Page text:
Mosses, liverworts and lichens. That’s what you’ll find in this week’s snow-less March woods!
Ptilium crista-castrensis, or Knight’s plume moss, has a unique feather shape that is easy to recognize. The temperature did not *quite* reach the freezing mark today, and all of the mosses and liverworts we saw were frozen solidly in place. Knight’s plume (or ostrich plume feather moss, which seems like far too many words to describe one moss!) moss is a lighter green than some of the other mosses. Quite unique!
This one took a minute for us to ID! We don’t have a good guide book for liverworts (if anyone has suggestions, we’d love to hear them!). Turns out this is Trichocolea tomentella, or woollywort liverwort…looks a bit like furry little snowflakes, don’t you think?
A close up of the Trichocolea tomentella shows just how “wooly” the woollywort is!
Hylocomium splendens or stair step moss has a growth form that can make it quite deep underfoot and is unique among mosses to H. splendens. Each year’s growth makes a new ‘level,’ making the only moss I know of that actually admits it’s age!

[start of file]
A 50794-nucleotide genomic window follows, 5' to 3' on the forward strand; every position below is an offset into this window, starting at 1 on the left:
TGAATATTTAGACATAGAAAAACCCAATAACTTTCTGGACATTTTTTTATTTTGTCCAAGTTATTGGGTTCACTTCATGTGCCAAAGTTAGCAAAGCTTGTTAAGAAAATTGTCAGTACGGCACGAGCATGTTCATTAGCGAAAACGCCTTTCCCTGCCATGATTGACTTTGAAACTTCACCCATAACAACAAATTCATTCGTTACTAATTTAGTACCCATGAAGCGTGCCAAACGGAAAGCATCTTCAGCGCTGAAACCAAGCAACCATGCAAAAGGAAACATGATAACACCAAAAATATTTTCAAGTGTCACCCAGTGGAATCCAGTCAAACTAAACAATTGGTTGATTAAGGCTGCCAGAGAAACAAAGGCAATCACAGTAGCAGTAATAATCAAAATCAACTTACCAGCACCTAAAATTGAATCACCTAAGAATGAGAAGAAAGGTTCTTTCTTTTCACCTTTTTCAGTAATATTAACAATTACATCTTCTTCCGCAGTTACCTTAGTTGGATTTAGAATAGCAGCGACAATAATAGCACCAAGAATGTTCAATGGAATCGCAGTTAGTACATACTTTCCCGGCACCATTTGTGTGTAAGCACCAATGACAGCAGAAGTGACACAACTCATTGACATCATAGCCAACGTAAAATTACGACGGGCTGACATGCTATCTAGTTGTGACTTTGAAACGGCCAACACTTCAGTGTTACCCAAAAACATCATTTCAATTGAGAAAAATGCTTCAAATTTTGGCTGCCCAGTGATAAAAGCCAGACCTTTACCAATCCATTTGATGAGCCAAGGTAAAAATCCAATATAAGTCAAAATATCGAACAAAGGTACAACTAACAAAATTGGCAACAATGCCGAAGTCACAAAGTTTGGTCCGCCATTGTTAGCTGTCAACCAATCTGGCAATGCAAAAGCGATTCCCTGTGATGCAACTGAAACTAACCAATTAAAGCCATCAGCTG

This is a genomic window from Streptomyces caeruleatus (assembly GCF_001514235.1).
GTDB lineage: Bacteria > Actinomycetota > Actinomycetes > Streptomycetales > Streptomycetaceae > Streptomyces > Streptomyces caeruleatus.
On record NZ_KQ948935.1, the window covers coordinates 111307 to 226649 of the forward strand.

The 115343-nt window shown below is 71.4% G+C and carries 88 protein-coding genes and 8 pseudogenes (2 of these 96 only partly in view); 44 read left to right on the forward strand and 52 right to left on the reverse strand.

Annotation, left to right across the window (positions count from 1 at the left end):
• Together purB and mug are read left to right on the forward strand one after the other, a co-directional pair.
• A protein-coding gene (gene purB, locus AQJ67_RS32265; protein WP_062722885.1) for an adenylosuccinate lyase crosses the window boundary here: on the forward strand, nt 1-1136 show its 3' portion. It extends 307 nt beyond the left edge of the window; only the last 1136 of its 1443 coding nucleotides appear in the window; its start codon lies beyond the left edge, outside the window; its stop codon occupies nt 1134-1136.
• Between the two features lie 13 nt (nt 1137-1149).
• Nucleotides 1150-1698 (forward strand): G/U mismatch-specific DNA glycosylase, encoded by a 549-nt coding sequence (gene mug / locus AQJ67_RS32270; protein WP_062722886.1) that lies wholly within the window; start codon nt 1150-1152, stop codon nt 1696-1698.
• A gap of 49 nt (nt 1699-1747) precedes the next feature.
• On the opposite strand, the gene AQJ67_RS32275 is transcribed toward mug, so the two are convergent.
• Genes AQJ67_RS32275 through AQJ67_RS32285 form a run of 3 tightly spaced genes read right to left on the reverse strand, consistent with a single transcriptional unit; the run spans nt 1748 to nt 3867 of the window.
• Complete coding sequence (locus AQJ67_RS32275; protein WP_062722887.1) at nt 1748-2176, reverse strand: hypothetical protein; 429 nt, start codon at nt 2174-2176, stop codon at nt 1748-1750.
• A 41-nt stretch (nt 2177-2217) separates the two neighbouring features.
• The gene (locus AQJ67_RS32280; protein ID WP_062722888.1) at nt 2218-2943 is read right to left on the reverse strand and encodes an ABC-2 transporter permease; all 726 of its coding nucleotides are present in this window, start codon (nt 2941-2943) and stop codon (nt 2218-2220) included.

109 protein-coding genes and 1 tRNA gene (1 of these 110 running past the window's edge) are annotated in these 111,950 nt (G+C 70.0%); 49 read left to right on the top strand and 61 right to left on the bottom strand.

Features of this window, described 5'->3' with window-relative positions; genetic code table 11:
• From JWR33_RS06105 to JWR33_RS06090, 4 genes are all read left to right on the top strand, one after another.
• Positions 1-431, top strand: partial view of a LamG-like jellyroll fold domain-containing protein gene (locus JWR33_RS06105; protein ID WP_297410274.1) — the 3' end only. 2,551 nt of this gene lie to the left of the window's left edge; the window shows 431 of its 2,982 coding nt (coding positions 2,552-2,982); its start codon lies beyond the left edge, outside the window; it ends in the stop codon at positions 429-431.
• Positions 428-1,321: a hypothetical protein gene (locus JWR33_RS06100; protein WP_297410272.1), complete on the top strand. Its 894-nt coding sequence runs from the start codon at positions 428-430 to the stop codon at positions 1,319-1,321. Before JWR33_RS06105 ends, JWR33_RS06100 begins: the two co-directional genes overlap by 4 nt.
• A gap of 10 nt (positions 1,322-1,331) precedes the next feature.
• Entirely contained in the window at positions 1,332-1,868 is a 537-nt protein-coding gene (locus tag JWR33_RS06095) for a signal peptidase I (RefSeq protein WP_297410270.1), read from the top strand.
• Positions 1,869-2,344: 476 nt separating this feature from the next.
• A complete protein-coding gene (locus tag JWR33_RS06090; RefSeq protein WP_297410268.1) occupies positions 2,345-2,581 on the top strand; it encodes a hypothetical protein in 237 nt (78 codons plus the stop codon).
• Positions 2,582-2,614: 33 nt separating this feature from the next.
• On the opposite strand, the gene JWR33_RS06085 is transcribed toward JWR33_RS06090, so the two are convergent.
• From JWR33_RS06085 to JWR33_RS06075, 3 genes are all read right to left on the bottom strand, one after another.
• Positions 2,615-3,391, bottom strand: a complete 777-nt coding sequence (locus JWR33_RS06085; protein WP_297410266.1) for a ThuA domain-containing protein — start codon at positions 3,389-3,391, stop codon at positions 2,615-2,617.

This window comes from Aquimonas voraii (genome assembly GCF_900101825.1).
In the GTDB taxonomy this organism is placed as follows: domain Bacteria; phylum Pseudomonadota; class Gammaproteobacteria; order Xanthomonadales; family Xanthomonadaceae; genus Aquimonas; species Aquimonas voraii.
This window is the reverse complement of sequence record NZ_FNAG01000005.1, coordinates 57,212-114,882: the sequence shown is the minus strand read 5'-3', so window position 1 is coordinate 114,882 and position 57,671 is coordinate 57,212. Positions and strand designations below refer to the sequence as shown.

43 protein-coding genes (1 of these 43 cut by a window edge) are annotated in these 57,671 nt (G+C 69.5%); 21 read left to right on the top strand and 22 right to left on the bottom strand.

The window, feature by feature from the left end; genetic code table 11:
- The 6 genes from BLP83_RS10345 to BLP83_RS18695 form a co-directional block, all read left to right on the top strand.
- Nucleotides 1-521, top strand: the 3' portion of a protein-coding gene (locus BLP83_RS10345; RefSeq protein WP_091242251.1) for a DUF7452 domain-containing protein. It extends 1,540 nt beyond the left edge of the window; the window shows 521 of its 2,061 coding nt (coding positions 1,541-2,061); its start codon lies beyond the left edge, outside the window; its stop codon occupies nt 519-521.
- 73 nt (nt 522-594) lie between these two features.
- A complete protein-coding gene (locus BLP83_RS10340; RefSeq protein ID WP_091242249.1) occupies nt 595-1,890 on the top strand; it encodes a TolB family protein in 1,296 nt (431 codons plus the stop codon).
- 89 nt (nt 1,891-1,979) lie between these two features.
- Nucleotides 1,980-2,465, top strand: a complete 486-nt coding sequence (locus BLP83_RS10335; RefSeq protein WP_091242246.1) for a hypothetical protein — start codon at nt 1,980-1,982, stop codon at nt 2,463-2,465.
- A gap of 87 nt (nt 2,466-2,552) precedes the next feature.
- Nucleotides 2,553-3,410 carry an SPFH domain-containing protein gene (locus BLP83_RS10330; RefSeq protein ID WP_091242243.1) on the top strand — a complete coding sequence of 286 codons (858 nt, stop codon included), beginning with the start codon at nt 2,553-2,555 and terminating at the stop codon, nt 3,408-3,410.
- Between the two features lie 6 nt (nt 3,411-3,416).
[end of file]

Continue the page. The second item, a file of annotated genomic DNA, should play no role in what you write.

Another defining feature of Hylocomium splendens is a wiry, reddish-brown stem.
Another moss! A vibrant patch of Rhytidiadelphus triquetrus, or Pleated shaggy moss.
At first glance I actually though this was Climacium dendroides, or tree moss. However, since the branches seem to go right to the bottom of the stem, I believe it to be Rhytidiadelphus triquetrus. The branches of C.dendroides start about half way up the stem, giving it a bit of a palm tree look.
Onto the lichen….a bird’s nest made out of lichen, actually! Hummingbirds often use lichen to build their nests, but this one seemed a bit too big for a hummingbird. It had been vacant for a while so it was a little worse for wear.
Does anyone know anything leafminers? I don’t. Leafminer time lapse is on the to-do list, though! These little larvae will turn into some sort of insect once they finish feeding (fingers crossed for a weevil!). I’m currently semi-addicted to Charlie Eiseman’s “Bugtracks” blog. He authored “Tracks and Signs of Insects,” a book which is high on my wish list! The guide describes “tracks, egg cases, nests, feeding signs, galls, webs, burrows, and signs of predation” as signs of insect identification. Right up my alley!
We have another six weeks of snowless-spring woods walking to do this year! I foresee putting our moss and lichen guidebooks to good use!